Technical Introduction to Login VSI
Configuring and starting your first desktop virtualization test with Login VSI can feel like a complicated job. There are a lot of moving parts and choices to make. In this blog, I would like to help you get started with Login VSI by introducing you to the basics of a typical environment. In Dutch we say “een goed begin is het halve werk” which roughly translates to “a good start is already half the work.” With this blog and video, I'd like to take you at least half way to completing your first successful performance test. If you get stuck, our support team is available to help at any point.
To use Login VSI within your unique environment, there are a few things to know. Login VSI is typically used to test the performance of hosted or virtual desktop environments using:
- VMware Horizon view
- Citrix XenApp and XenDesktop
- Microsoft VDI or Remote Desktop Services (Terminal Services)
You might be wondering what a typical test infrastructure looks like. The most important thing you need is the environment that you want to test. As Login VSI simulates user behavior, it is critical that these test users can logon to the environment that you want to test, called the target environment. The target environment can be anything from a Remote Desktop server running Windows Server 2012 to a VDI environment running Windows 7 or Windows 8 desktops. The targets can be part of your production environment, but can also be an isolated lab or Proof of Concept environment.
Login VSI environment overview
VSIshare (+session monitor)
The second component is a file share. We call this the VSIshare. It is where, after setup, all of the binaries and content are stored. During the test, the file share is where all of the log files are collected. We recommend that you run the VSIshare on a Windows host so it can also run the session monitor. The session monitor keeps track of all active sessions during the test.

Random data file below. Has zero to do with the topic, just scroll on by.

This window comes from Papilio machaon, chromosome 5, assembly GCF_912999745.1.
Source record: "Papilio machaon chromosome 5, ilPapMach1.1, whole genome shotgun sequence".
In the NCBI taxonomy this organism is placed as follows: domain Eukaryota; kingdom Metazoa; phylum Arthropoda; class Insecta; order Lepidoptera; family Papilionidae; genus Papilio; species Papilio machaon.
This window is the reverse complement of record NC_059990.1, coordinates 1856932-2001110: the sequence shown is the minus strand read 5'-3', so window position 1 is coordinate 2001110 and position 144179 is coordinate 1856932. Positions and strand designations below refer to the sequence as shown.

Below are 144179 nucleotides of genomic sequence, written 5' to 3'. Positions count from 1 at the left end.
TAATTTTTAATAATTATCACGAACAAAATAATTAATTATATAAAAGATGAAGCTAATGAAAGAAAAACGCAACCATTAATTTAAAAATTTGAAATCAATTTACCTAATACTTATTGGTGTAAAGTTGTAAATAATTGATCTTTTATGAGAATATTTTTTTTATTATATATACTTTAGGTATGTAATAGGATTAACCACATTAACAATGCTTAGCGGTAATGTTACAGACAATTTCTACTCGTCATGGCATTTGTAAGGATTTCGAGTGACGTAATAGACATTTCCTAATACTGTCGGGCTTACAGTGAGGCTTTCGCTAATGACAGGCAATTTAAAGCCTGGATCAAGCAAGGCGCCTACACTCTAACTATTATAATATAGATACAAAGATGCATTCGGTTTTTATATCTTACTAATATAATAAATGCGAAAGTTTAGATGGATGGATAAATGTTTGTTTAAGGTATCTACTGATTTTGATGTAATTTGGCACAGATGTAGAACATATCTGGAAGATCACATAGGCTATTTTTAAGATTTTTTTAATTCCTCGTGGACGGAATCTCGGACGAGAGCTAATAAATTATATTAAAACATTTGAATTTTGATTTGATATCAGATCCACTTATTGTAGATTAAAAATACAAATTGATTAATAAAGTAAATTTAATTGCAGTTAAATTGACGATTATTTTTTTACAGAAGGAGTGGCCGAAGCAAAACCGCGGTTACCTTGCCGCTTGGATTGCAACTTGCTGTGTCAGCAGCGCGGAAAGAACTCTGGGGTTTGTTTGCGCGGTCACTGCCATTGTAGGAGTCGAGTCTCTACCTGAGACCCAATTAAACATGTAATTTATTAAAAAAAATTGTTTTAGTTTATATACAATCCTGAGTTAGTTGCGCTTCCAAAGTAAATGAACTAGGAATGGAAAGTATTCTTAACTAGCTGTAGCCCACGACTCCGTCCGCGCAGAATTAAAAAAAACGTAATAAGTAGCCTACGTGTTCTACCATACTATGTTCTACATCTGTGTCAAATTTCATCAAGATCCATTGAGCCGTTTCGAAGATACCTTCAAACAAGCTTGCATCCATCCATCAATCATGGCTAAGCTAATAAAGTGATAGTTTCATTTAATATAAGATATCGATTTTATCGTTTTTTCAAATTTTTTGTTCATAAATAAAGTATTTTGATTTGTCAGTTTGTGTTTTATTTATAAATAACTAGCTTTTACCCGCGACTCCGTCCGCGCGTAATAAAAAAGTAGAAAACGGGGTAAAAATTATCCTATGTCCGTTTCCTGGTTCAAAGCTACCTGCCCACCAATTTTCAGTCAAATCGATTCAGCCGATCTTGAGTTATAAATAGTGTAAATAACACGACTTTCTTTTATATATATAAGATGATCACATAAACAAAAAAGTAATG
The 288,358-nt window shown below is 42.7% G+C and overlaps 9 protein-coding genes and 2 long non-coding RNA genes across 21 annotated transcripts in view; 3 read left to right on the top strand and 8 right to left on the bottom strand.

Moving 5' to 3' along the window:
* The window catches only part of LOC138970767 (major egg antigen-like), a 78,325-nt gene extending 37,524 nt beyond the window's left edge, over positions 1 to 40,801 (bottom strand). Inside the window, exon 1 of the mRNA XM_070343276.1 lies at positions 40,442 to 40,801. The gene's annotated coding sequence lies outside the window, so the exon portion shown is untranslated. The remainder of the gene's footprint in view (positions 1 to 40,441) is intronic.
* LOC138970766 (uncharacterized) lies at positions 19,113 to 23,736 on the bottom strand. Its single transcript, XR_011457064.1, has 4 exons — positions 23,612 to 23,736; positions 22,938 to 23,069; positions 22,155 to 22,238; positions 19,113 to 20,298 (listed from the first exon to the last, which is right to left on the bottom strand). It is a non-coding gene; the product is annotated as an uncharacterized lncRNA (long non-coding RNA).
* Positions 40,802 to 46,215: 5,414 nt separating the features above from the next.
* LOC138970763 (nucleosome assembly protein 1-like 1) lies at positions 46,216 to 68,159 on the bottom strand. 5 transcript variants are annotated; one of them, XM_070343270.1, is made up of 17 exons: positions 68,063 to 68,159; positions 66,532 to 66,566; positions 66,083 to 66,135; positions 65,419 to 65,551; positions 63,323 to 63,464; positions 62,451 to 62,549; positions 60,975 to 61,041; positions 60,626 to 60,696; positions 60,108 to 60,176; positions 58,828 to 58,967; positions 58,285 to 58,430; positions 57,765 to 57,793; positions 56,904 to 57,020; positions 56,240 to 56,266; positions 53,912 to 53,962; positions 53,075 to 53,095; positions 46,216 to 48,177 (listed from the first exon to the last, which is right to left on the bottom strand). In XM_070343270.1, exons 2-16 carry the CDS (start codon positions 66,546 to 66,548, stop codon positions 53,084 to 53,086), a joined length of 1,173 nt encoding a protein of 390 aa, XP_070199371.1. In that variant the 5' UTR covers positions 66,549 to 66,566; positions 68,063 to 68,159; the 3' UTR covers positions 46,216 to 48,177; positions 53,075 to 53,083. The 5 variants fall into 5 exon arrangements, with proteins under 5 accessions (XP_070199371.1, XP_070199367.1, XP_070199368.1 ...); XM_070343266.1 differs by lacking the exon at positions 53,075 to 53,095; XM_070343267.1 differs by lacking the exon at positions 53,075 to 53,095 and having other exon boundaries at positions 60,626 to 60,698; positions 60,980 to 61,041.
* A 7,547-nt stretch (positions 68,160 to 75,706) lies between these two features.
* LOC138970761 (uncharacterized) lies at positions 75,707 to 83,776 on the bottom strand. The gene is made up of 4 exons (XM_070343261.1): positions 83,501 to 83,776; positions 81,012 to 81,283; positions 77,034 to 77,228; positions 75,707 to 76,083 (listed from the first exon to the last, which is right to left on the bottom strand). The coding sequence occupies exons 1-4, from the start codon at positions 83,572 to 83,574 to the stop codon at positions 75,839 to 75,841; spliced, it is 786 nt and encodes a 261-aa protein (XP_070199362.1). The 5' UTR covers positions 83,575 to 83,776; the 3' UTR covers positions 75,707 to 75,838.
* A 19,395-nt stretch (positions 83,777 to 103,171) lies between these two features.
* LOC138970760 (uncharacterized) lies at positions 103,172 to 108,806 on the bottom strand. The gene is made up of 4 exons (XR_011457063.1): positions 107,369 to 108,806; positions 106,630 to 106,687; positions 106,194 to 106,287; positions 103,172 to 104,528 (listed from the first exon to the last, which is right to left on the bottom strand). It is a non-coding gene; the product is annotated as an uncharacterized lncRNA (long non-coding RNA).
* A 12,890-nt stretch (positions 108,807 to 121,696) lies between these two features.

Launchers are the endpoints from which the test users log on during a test. In a typical scenario, you need at least one launcher per 50 sessions, but this number varies based on the environment used. For example, if you want to perform storage tests that ignore the impact of the remoting protocol, you can use Direct Desktop mode. In this case, every launcher can initiate 1,000 sessions.
Active Directory (with policies)
Because Login VSI simulates users logging on to your environment, one requirement is that there are a sufficient number of test accounts available within your domain. Login VSI can generate a PowerShell script for you that allows you to automatically create these user accounts.
The Management Console is the component in which all tests are orchestrated and configured, here you configure the number of users you want to test with and identify which workloads they will run. During the test, the Management Console shows a dashboard indicating the test progress.
The Analyzer is used after a test to analyze the performance of your system and to calculate the VSImax. VSImax is the number of users your environment can support before performance starts to degrade. See my previous blog on Analyzing Results.
So what happens when I launch a test?
The Management Console will tell the launchers to start initiating sessions. The users will log on to the target environment and run their workloads. During the workload execution, performance is constantly measured until the desired number of test users is reached. After the test, these results can be verified in the Analyzer.
Ready to get started?
As you see, a typical Login VSI test environment is pretty straightforward. Are you ready to start your first test? Request your free trial here. If you need any help with Login VSI, you can always post a question in our Forum or drop us an email at email@example.com. Happy performance testing :-)